The Charles Houston Recreation Center is located on the original site of Virginia’s legendary Parker-Gray School. This historic property within the Uptown/Parker-Gray Historic District of Alexandria dates back to the 18th century. Before residences developed in the areas, the military used the vacant land for various purposes. During the period of 1790 through the end of the Civil War, the military established on the site a military-run bakery, a gun mill (or magazine), a parade ground, encampments, hospitals, and stables.
In 1920 the City of Alexandria consolidated two existing African American schools – Hallowell School for Girls and the Snowden School for Boys, and erected the Parker-Gray School at 901 Wythe Street. Students from the two schools were enrolled in the new school. The City purchased a portion of land from the Henry Daingerfield estate to build Parker-Gray School, so named to honor the two well-respected African American educators John Parker (Snowden School principal) and Sarah Gray (Hallowell School principal). The school eventually housed both elementary and high school students.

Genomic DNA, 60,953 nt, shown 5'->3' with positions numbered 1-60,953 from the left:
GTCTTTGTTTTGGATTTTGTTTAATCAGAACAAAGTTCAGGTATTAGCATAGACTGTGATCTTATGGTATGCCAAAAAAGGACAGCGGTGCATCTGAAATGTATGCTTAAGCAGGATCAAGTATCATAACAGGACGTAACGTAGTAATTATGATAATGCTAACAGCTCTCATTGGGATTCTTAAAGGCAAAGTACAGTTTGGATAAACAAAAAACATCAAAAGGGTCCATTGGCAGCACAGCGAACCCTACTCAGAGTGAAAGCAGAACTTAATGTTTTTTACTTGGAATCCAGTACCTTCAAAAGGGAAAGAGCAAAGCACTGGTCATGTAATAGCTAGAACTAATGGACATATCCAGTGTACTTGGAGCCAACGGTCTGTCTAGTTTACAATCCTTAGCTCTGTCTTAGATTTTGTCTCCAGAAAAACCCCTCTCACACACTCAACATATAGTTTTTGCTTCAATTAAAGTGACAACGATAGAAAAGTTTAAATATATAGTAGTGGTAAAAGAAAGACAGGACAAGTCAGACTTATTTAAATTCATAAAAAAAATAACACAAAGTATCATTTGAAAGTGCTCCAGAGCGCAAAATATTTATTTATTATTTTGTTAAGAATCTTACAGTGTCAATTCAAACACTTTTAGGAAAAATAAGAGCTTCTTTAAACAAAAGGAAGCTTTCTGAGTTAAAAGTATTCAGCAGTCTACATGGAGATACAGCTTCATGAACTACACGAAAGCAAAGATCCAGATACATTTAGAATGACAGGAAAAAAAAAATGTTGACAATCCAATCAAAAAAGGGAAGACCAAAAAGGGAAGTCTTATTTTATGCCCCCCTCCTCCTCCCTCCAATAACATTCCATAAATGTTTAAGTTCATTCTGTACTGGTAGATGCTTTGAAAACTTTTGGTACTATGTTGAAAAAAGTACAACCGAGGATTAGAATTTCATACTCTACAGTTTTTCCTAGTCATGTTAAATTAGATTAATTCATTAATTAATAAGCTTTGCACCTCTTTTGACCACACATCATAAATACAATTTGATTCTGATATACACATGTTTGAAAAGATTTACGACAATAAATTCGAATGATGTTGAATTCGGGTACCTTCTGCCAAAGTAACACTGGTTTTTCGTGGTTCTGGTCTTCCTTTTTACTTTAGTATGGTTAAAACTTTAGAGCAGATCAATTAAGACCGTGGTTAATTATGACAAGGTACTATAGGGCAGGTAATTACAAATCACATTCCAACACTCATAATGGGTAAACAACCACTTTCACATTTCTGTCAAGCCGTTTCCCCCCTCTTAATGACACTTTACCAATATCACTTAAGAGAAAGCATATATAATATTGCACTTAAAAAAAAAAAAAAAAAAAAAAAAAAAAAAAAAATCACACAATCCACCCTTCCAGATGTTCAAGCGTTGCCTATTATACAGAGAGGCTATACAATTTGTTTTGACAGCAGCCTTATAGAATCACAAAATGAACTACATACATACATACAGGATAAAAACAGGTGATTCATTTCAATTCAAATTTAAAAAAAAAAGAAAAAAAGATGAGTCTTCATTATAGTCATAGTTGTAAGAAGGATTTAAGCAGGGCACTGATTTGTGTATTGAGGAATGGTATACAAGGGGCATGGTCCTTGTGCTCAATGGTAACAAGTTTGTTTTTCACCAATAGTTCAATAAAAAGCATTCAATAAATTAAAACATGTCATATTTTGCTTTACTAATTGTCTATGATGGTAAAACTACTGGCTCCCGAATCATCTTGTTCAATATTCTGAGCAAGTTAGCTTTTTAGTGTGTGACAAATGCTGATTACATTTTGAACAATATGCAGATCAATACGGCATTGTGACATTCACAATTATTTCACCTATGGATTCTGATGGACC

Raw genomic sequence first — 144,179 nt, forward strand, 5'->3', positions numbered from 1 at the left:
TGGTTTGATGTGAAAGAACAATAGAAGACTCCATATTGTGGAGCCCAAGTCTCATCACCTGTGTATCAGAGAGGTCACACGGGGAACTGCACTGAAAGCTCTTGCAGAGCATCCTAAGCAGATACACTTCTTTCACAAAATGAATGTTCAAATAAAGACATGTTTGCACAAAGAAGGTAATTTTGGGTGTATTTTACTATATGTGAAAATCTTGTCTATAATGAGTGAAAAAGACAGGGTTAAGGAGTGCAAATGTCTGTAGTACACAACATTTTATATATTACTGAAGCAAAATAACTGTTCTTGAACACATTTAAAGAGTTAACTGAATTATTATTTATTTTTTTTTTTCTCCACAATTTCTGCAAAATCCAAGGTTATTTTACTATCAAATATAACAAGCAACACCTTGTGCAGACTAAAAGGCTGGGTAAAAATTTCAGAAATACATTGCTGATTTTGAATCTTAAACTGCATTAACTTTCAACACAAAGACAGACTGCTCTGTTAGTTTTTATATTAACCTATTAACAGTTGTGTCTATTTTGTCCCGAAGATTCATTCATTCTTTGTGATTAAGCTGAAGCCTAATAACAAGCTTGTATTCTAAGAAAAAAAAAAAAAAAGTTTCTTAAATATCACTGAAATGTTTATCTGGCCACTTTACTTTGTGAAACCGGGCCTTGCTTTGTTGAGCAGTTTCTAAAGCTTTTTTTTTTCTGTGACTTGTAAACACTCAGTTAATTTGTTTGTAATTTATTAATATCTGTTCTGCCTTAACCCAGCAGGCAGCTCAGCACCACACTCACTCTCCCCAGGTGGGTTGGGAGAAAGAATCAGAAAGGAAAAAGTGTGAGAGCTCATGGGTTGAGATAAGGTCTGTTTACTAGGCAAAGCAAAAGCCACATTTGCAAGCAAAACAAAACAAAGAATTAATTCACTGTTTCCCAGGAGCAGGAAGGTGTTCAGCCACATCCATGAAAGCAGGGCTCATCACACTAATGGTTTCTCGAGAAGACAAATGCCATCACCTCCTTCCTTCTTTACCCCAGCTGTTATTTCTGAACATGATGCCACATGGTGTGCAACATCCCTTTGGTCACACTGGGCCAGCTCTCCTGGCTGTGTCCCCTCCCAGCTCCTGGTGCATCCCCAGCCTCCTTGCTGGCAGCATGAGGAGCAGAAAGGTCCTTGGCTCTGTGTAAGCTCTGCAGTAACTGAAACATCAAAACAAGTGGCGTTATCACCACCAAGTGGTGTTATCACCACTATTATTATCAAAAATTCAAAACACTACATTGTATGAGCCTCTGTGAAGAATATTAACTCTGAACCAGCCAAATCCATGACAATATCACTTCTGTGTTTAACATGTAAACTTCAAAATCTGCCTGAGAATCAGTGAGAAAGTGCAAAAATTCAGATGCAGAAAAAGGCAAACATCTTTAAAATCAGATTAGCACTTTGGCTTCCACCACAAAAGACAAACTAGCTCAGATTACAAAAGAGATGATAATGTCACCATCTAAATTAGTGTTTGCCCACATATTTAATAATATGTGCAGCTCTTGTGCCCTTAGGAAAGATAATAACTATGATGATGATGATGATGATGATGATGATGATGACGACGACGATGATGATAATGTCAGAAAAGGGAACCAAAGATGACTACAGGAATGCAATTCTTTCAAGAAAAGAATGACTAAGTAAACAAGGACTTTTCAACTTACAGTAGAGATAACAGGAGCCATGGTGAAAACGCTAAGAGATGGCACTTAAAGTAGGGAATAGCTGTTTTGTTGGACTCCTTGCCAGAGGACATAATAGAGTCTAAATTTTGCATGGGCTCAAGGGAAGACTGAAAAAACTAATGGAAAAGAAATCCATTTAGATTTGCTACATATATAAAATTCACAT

In 1950, a new Parker-Gray High School was opened at 1201 Madison Street. The old school was renamed in honor of Charles Hamilton Houston, the civil rights lawyer and Howard University Law School Dean who was triumphant in the landmark Brown v. Board of Education U.S. Supreme Court case. This court ruling paved the way to desegregate all schools across the nation. During the desegregation years of the 1970s, Charles Houston Elementary School was closed and the children were transferred to Jefferson Houston Elementary School. In the early 1970s, the vacant Charles Houston Elementary School was destroyed by fire. In 1976, a recreation center was built on the site of the former Parker-Gray High School and Charles Houston Elementary School site. The recreation center was torn down in 2007. And the new state-of-the-art Charles Houston Recreation Center opened on this historic site in 2009.